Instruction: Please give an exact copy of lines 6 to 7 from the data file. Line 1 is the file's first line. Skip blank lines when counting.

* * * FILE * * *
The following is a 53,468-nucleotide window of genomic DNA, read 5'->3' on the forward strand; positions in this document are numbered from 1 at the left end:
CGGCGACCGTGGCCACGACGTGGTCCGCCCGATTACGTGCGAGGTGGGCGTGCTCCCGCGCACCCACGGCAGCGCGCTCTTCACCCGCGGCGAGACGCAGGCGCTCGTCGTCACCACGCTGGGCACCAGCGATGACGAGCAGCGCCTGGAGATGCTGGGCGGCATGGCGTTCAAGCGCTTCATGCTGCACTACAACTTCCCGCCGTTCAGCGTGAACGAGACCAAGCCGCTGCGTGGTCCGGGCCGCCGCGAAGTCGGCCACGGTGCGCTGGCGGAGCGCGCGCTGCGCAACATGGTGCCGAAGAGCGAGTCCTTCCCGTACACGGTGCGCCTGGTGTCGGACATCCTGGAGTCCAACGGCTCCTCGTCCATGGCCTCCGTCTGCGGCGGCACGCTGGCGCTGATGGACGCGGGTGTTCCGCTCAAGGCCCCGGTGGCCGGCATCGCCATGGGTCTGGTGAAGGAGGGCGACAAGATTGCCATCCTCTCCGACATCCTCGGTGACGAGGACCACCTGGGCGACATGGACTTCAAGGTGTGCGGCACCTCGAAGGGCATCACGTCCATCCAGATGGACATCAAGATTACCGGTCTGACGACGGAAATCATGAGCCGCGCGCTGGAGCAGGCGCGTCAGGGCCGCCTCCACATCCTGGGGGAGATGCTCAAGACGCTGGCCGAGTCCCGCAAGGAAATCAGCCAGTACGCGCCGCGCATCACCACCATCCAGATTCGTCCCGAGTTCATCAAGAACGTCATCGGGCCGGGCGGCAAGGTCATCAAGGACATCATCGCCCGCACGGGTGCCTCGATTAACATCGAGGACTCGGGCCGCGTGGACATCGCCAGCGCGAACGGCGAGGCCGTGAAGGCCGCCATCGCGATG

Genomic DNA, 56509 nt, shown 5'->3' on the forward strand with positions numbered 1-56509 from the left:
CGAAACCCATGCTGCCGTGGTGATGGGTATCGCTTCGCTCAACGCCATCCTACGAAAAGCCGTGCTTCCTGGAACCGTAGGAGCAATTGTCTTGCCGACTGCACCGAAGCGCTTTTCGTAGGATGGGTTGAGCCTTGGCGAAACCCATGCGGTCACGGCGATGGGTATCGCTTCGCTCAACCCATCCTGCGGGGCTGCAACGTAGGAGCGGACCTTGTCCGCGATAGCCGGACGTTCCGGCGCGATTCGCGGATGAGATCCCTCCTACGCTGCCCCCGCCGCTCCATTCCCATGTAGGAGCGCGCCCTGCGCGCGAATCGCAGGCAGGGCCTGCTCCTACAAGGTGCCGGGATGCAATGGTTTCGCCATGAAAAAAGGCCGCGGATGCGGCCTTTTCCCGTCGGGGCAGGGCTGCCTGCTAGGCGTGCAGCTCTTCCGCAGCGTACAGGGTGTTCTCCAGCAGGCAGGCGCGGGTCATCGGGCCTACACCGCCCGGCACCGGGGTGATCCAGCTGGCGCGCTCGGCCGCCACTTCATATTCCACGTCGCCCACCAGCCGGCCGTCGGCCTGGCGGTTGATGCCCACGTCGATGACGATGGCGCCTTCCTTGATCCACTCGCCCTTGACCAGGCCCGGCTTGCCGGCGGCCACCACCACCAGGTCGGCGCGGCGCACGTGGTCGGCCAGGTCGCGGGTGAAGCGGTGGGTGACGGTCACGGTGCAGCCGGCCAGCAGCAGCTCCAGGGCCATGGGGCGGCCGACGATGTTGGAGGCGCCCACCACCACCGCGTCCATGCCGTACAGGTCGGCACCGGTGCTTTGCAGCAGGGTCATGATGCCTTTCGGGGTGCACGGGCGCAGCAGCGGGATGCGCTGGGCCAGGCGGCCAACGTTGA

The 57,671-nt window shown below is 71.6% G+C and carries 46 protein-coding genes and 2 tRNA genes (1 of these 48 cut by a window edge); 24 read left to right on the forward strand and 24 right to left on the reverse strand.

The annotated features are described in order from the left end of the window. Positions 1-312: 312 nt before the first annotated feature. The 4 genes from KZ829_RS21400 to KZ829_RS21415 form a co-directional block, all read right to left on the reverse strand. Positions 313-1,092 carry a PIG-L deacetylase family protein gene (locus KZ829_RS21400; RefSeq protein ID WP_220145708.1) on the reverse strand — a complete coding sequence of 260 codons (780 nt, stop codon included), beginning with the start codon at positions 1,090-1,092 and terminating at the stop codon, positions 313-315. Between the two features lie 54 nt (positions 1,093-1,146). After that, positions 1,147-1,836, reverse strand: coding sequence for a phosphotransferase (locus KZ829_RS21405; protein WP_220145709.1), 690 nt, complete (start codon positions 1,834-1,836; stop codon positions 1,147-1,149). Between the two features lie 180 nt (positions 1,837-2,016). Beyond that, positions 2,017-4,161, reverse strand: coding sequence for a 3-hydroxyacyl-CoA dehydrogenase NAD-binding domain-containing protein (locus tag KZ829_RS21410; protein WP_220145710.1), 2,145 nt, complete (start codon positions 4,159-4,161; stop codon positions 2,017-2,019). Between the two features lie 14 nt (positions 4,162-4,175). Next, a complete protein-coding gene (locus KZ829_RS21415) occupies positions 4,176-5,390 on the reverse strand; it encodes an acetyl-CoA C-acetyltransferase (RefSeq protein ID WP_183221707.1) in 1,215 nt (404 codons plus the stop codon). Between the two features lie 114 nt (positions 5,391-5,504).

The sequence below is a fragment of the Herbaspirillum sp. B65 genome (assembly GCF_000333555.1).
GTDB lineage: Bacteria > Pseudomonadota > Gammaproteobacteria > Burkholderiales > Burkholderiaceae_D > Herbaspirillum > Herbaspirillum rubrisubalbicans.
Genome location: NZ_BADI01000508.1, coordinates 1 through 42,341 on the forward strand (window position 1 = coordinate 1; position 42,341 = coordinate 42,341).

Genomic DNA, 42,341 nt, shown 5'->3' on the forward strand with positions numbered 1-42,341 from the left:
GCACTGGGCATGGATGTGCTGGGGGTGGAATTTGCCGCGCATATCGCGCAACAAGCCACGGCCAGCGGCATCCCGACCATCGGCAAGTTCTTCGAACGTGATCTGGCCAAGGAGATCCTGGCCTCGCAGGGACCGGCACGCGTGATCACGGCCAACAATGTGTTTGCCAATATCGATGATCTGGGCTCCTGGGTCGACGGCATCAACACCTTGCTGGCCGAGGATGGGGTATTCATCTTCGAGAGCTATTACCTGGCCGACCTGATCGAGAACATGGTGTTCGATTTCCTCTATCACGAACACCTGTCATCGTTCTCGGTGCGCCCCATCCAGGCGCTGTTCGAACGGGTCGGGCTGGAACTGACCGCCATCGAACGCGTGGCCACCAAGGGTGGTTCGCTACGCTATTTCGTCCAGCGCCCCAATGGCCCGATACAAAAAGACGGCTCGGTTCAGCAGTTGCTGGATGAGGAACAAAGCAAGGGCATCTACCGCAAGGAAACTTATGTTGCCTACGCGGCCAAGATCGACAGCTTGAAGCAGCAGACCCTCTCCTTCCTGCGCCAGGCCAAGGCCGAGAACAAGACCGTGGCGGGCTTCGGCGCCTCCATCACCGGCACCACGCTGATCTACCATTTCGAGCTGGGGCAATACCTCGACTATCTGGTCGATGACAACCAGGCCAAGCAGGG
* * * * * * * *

The annotated features are described in order from the left end of the window. Positions 1-312: 312 nt before the first annotated feature. The 4 genes from KZ829_RS21400 to KZ829_RS21415 form a co-directional block, all read right to left on the reverse strand. Positions 313-1,092 carry a PIG-L deacetylase family protein gene (locus KZ829_RS21400; RefSeq protein ID WP_220145708.1) on the reverse strand — a complete coding sequence of 260 codons (780 nt, stop codon included), beginning with the start codon at positions 1,090-1,092 and terminating at the stop codon, positions 313-315. Between the two features lie 54 nt (positions 1,093-1,146). After that, positions 1,147-1,836, reverse strand: coding sequence for a phosphotransferase (locus KZ829_RS21405; protein WP_220145709.1), 690 nt, complete (start codon positions 1,834-1,836; stop codon positions 1,147-1,149). Between the two features lie 180 nt (positions 1,837-2,016). Beyond that, positions 2,017-4,161, reverse strand: coding sequence for a 3-hydroxyacyl-CoA dehydrogenase NAD-binding domain-containing protein (locus tag KZ829_RS21410; protein WP_220145710.1), 2,145 nt, complete (start codon positions 4,159-4,161; stop codon positions 2,017-2,019). Between the two features lie 14 nt (positions 4,162-4,175). Next, a complete protein-coding gene (locus KZ829_RS21415) occupies positions 4,176-5,390 on the reverse strand; it encodes an acetyl-CoA C-acetyltransferase (RefSeq protein ID WP_183221707.1) in 1,215 nt (404 codons plus the stop codon). Between the two features lie 114 nt (positions 5,391-5,504).

The sequence below is a fragment of the Herbaspirillum sp. B65 genome (assembly GCF_000333555.1).